presence. Neither did he specifically attack the authority of the church of Rome
– , if it was well governed. But such was the arrogance of the Church at
that time there was no stopping the inevitable cry for condign punishment
for heresy.

Despite these quite moderate criticisms as compared with Wyckcliffe`s more substantial allegations, Hus was seen to be a danger and rushed to execution on 6/15 July 1415
( Rolt in Lives of the Principal Reformers says 2 May 1415). The despicable treatment of Hus`s remains serves perhaps to illustrate just how afraid the prelates were of the martyr, his criticisms and his very memory.

But the spite and bitterness of the Church did not stop there, turning to focus its venom on  Master Jerome of Prague, a friend and co religionist of Hus. Jerome
was held in great respect, not only for being Hus`s colleague but in his own
right as a man of great learning, with degrees of Master of arts from
Prague, Heidelberg, Paris and Cologne.  Among his earlier
accomplishments was a journey to England where he had copied out all the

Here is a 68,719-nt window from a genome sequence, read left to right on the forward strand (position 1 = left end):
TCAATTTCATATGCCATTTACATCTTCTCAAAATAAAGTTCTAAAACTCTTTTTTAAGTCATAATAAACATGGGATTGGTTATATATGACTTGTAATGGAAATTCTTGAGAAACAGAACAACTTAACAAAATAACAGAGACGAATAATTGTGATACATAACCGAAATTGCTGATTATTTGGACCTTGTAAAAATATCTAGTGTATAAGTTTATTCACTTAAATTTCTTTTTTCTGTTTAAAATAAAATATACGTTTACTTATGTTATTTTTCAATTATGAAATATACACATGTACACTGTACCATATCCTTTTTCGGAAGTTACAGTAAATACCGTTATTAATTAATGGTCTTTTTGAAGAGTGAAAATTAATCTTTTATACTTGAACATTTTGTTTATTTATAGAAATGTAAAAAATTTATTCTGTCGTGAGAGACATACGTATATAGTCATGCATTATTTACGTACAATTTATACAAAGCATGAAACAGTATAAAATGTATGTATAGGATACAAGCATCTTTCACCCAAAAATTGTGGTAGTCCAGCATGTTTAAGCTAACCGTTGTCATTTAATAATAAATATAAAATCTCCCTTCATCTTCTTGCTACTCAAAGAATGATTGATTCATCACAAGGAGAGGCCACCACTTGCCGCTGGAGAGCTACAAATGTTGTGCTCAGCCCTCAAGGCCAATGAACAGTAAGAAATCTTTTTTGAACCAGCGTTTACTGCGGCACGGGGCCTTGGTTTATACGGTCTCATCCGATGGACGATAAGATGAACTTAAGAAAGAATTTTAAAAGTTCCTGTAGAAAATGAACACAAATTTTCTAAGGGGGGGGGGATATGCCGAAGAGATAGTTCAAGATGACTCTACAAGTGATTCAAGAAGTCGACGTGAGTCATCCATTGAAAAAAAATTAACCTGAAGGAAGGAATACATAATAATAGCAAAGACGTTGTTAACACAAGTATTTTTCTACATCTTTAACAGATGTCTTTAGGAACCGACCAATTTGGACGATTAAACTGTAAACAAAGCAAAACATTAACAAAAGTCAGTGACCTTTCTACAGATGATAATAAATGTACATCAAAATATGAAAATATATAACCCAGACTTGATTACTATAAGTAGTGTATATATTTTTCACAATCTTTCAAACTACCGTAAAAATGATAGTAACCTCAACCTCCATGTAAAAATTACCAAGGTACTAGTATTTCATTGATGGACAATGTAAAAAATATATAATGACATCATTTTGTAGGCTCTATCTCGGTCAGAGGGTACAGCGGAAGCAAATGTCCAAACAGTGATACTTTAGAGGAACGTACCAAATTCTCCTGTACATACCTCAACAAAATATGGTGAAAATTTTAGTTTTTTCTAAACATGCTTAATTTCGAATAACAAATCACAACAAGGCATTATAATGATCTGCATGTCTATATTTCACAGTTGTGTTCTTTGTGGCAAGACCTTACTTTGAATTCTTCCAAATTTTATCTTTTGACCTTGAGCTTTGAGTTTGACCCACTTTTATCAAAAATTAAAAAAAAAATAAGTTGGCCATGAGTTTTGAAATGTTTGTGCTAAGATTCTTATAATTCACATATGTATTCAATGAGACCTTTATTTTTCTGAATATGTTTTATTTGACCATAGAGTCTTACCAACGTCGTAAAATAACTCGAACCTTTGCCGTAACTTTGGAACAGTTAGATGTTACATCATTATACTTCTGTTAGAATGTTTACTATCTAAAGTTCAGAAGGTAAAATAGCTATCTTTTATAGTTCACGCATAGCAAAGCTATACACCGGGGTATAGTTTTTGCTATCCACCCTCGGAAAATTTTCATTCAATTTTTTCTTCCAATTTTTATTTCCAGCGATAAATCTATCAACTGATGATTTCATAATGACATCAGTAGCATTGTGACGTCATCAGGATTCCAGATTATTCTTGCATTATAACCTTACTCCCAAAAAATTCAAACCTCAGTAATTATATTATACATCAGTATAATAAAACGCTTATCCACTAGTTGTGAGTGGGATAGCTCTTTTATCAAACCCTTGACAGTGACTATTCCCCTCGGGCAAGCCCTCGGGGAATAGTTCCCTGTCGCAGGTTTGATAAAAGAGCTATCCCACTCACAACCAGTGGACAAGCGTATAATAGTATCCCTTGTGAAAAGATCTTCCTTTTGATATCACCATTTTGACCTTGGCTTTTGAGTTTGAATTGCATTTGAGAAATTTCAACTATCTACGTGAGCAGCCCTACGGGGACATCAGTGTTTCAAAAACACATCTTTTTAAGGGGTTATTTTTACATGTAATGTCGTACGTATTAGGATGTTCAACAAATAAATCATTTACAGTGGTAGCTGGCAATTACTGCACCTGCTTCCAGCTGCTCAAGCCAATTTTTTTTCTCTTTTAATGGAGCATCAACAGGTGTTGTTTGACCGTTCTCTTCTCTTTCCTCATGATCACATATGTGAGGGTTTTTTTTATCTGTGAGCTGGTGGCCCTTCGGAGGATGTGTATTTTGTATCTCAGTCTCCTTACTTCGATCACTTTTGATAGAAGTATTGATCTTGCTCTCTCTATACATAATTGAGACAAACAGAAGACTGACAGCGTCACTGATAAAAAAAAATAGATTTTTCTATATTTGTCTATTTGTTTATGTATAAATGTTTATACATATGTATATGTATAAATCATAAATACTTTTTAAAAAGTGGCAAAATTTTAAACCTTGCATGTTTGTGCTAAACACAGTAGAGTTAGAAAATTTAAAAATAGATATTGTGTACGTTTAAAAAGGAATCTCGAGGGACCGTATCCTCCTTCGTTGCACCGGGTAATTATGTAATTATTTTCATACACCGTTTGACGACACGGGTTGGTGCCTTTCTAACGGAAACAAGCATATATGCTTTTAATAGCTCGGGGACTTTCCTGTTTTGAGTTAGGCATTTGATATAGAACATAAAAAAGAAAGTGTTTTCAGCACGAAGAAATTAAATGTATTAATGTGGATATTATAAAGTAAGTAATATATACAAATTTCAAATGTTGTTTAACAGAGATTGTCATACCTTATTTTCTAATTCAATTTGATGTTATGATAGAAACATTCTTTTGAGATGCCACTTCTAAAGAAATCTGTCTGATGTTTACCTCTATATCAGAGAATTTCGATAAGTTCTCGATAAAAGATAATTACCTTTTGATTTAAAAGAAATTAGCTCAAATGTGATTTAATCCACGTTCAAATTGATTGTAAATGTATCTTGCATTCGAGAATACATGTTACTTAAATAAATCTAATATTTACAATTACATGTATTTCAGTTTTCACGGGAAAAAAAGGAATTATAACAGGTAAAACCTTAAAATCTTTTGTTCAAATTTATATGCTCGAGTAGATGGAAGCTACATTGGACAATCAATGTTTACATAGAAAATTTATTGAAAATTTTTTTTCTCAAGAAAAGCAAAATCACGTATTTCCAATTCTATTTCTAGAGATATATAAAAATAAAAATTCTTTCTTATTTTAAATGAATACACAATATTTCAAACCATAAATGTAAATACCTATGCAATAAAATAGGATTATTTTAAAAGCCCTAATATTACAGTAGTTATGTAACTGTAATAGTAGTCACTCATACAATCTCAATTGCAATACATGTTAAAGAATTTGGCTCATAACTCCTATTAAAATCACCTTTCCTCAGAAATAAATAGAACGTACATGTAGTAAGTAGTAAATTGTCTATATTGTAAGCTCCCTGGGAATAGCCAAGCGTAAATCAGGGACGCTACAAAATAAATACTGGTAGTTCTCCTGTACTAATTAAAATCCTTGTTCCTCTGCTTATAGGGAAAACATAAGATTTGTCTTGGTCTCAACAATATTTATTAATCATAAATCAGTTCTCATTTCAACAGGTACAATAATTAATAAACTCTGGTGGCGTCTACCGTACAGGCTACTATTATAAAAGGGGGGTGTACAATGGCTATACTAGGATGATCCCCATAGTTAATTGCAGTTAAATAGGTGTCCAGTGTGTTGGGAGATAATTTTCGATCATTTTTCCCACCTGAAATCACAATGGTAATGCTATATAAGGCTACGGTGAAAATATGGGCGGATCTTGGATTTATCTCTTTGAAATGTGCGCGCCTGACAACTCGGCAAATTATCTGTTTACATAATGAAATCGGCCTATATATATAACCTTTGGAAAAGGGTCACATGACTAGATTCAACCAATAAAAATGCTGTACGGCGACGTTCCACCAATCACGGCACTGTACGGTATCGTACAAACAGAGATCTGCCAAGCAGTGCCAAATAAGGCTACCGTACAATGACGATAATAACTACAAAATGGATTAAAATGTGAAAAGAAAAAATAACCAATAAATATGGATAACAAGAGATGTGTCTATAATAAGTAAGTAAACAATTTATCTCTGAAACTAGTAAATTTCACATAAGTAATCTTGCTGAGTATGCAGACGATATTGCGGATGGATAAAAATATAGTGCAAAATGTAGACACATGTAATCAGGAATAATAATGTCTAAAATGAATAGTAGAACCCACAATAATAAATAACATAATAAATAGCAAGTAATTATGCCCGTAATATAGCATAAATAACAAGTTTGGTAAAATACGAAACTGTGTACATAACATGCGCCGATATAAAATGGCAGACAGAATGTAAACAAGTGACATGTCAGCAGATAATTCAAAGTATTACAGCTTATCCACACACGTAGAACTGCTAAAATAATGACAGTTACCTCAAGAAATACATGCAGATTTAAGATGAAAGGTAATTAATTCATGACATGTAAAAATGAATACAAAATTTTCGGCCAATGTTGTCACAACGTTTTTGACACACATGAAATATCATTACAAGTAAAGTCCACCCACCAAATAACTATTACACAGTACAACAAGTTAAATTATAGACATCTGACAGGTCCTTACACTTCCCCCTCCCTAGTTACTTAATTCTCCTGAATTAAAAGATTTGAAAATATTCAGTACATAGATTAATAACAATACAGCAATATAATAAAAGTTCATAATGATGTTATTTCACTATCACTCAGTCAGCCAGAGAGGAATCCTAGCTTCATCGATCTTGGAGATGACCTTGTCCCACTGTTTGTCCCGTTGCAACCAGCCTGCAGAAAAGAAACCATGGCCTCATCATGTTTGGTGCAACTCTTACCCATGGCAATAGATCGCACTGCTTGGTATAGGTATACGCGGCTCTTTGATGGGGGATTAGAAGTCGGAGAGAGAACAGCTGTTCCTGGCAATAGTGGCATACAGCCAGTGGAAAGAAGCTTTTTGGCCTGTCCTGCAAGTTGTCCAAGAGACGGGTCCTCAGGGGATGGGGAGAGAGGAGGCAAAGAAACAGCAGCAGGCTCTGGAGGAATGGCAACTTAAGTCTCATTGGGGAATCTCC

writings of Wyckcliffe that he brought back to Prague. He was cited to
appear before the Council of Constance  17 April 1415. Jerome sought a
safe conduct to Constance but ominously only received one for going there,
not for a return. Approaching Constance he was duly seized and cast into
prison where he was surrounded by friends urging him to recant as they
thought there was no chance of escape if he went for trial [The Emperor had
already publicly said that an example ought to be made of him]. His public
abjuration was, however, rejected saying that he was insincere. New articles
were then alleged to keep him in prison.He was returned to prison where he
was again assailed by his dissatisfied enemies who brought some 107 specious
charges against him, in their determination that he should be executed.

 Jerome was disgracefully treated, harassed and bound in chains. His accusers, such as they were, made sweeping allegations of errors but could not come up with specific instances nor would they allow Jerome to explain his views without interruption. Soon the cries of heretic broke out and a blood – or burning, lust took over.
Jerome was heard by the Council of Constance over a period of days in May
1416 having been incarcerated in a dungeon, without food, daylight or sleep
for three hundred and forty days. Despite the privations  he dealt effectively with the charges; finally he withdrew his recantation and greatly regretted unjustly speaking of Hus